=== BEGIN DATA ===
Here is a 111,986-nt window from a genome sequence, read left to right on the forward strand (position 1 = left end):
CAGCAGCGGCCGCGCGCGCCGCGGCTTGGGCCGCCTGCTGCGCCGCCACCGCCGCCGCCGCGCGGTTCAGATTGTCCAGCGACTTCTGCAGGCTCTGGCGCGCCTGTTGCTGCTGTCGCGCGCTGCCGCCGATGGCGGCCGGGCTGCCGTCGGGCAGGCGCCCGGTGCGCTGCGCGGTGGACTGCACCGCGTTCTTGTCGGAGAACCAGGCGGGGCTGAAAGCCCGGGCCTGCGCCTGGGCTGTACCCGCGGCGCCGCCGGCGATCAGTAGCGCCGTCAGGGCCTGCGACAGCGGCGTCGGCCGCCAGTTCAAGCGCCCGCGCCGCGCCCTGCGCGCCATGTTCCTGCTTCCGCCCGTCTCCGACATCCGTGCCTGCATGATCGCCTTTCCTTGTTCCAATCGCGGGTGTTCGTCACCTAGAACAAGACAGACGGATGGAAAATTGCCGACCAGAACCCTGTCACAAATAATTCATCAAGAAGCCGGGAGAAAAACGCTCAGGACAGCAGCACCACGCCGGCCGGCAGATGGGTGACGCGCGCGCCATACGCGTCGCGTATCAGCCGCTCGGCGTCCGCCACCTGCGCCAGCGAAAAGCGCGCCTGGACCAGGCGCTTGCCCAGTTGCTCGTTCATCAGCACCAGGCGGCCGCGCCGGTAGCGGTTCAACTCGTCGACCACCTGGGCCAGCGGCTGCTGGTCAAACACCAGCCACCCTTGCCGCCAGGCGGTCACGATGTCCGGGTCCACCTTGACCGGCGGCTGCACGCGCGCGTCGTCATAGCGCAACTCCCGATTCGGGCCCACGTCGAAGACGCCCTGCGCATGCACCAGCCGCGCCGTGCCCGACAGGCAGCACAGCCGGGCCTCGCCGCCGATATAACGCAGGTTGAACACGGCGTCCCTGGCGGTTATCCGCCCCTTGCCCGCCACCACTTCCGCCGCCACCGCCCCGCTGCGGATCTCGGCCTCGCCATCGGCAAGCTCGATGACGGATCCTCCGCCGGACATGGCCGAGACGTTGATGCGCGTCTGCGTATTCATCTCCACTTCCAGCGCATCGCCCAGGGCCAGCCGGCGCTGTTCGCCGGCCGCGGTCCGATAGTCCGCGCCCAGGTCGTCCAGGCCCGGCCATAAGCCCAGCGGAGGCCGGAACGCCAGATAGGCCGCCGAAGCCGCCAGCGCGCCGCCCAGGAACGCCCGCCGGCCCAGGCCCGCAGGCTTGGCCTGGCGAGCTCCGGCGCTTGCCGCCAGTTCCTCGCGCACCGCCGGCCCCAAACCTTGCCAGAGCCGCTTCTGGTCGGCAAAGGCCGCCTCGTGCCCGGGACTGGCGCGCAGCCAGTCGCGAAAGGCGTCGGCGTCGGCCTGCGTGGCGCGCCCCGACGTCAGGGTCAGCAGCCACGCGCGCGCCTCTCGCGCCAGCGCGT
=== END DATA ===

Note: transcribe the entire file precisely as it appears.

Here is a 111,986-nt window from a genome sequence, read left to right on the forward strand (position 1 = left end):
CAGCAGCGGCCGCGCGCGCCGCGGCTTGGGCCGCCTGCTGCGCCGCCACCGCCGCCGCCGCGCGGTTCAGATTGTCCAGCGACTTCTGCAGGCTCTGGCGCGCCTGTTGCTGCTGTCGCGCGCTGCCGCCGATGGCGGCCGGGCTGCCGTCGGGCAGGCGCCCGGTGCGCTGCGCGGTGGACTGCACCGCGTTCTTGTCGGAGAACCAGGCGGGGCTGAAAGCCCGGGCCTGCGCCTGGGCTGTACCCGCGGCGCCGCCGGCGATCAGTAGCGCCGTCAGGGCCTGCGACAGCGGCGTCGGCCGCCAGTTCAAGCGCCCGCGCCGCGCCCTGCGCGCCATGTTCCTGCTTCCGCCCGTCTCCGACATCCGTGCCTGCATGATCGCCTTTCCTTGTTCCAATCGCGGGTGTTCGTCACCTAGAACAAGACAGACGGATGGAAAATTGCCGACCAGAACCCTGTCACAAATAATTCATCAAGAAGCCGGGAGAAAAACGCTCAGGACAGCAGCACCACGCCGGCCGGCAGATGGGTGACGCGCGCGCCATACGCGTCGCGTATCAGCCGCTCGGCGTCCGCCACCTGCGCCAGCGAAAAGCGCGCCTGGACCAGGCGCTTGCCCAGTTGCTCGTTCATCAGCACCAGGCGGCCGCGCCGGTAGCGGTTCAACTCGTCGACCACCTGGGCCAGCGGCTGCTGGTCAAACACCAGCCACCCTTGCCGCCAGGCGGTCACGATGTCCGGGTCCACCTTGACCGGCGGCTGCACGCGCGCGTCGTCATAGCGCAACTCCCGATTCGGGCCCACGTCGAAGACGCCCTGCGCATGCACCAGCCGCGCCGTGCCCGACAGGCAGCACAGCCGGGCCTCGCCGCCGATATAACGCAGGTTGAACACGGCGTCCCTGGCGGTTATCCGCCCCTTGCCCGCCACCACTTCCGCCGCCACCGCCCCGCTGCGGATCTCGGCCTCGCCATCGGCAAGCTCGATGACGGATCCTCCGCCGGACATGGCCGAGACGTTGATGCGCGTCTGCGTATTCATCTCCACTTCCAGCGCATCGCCCAGGGCCAGCCGGCGCTGTTCGCCGGCCGCGGTCCGATAGTCCGCGCCCAGGTCGTCCAGGCCCGGCCATAAGCCCAGCGGAGGCCGGAACGCCAGATAGGCCGCCGAAGCCGCCAGCGCGCCGCCCAGGAACGCCCGCCGGCCCAGGCCCGCAGGCTTGGCCTGGCGAGCTCCGGCGCTTGCCGCCAGTTCCTCGCGCACCGCCGGCCCCAAACCTTGCCAGAGCCGCTTCTGGTCGGCAAAGGCCGCCTCGTGCCCGGGACTGGCGCGCAGCCAGTCGCGAAAGGCGTCGGCGTCGGCCTGCGTGGCGCGCCCCGACGTCAGGGTCAGCAGCCACGCGCGCGCCTCTCGCGCCAGCGCGT